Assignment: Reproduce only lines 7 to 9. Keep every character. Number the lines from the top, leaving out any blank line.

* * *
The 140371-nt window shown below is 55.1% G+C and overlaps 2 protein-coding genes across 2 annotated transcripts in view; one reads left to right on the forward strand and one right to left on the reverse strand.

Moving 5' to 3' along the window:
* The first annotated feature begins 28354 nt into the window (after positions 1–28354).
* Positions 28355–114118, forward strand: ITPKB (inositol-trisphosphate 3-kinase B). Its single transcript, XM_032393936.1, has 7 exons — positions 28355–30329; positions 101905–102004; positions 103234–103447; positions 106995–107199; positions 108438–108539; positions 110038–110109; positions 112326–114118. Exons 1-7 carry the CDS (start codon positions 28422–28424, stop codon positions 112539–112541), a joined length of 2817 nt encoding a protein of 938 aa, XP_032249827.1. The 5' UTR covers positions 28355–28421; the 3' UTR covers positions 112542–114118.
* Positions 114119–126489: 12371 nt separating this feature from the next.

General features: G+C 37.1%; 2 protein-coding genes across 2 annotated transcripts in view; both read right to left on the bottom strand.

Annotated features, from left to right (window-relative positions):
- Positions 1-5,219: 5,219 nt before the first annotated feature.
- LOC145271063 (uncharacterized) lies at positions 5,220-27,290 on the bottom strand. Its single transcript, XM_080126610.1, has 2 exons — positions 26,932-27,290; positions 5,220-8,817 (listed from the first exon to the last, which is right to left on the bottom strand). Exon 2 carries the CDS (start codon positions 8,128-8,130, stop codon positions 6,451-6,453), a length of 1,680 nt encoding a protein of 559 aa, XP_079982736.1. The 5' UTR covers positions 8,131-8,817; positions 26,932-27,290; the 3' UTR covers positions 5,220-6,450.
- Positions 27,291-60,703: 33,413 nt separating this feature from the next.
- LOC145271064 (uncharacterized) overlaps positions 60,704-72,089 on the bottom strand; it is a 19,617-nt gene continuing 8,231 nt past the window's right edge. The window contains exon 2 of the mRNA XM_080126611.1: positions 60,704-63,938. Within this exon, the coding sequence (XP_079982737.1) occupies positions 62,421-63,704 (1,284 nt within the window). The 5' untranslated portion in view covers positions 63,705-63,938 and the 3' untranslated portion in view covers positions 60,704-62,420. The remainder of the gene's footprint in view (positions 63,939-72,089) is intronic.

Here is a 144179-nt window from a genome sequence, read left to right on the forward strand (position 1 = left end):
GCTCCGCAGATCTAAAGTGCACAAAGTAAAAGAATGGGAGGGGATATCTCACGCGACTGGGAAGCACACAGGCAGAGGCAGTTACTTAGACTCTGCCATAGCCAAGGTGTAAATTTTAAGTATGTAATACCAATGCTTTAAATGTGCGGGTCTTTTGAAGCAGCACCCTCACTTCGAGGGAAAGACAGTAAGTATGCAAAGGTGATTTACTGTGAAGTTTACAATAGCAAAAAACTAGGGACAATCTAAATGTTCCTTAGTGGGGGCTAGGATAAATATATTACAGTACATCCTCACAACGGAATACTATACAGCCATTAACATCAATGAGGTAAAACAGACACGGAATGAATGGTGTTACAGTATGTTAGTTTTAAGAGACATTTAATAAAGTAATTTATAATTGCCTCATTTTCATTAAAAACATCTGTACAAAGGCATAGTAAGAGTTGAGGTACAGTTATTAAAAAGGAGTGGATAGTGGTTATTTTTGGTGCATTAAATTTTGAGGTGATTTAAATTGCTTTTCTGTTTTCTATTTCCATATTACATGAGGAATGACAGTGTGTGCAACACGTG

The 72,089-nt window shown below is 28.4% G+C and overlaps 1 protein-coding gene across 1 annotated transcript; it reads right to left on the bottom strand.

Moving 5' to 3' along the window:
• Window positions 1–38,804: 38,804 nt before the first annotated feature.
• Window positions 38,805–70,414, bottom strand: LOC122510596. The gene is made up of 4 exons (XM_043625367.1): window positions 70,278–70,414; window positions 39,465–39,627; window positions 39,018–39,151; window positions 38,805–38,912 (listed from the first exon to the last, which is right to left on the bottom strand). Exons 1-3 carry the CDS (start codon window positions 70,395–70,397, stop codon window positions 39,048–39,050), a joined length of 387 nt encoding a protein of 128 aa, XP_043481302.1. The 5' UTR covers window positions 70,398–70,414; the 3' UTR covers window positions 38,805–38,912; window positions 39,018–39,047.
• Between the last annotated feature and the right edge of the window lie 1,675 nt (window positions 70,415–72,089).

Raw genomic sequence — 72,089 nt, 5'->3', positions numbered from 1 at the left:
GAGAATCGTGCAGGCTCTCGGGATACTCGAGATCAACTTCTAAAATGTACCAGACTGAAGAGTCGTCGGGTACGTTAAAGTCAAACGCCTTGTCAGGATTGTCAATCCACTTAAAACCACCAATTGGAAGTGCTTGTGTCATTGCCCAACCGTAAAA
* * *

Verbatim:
Annotated features, from left to right (window-relative positions):
- Positions 1-5,219: 5,219 nt before the first annotated feature.
- LOC145271063 (uncharacterized) lies at positions 5,220-27,290 on the bottom strand. Its single transcript, XM_080126610.1, has 2 exons — positions 26,932-27,290; positions 5,220-8,817 (listed from the first exon to the last, which is right to left on the bottom strand). Exon 2 carries the CDS (start codon positions 8,128-8,130, stop codon positions 6,451-6,453), a length of 1,680 nt encoding a protein of 559 aa, XP_079982736.1. The 5' UTR covers positions 8,131-8,817; positions 26,932-27,290; the 3' UTR covers positions 5,220-6,450.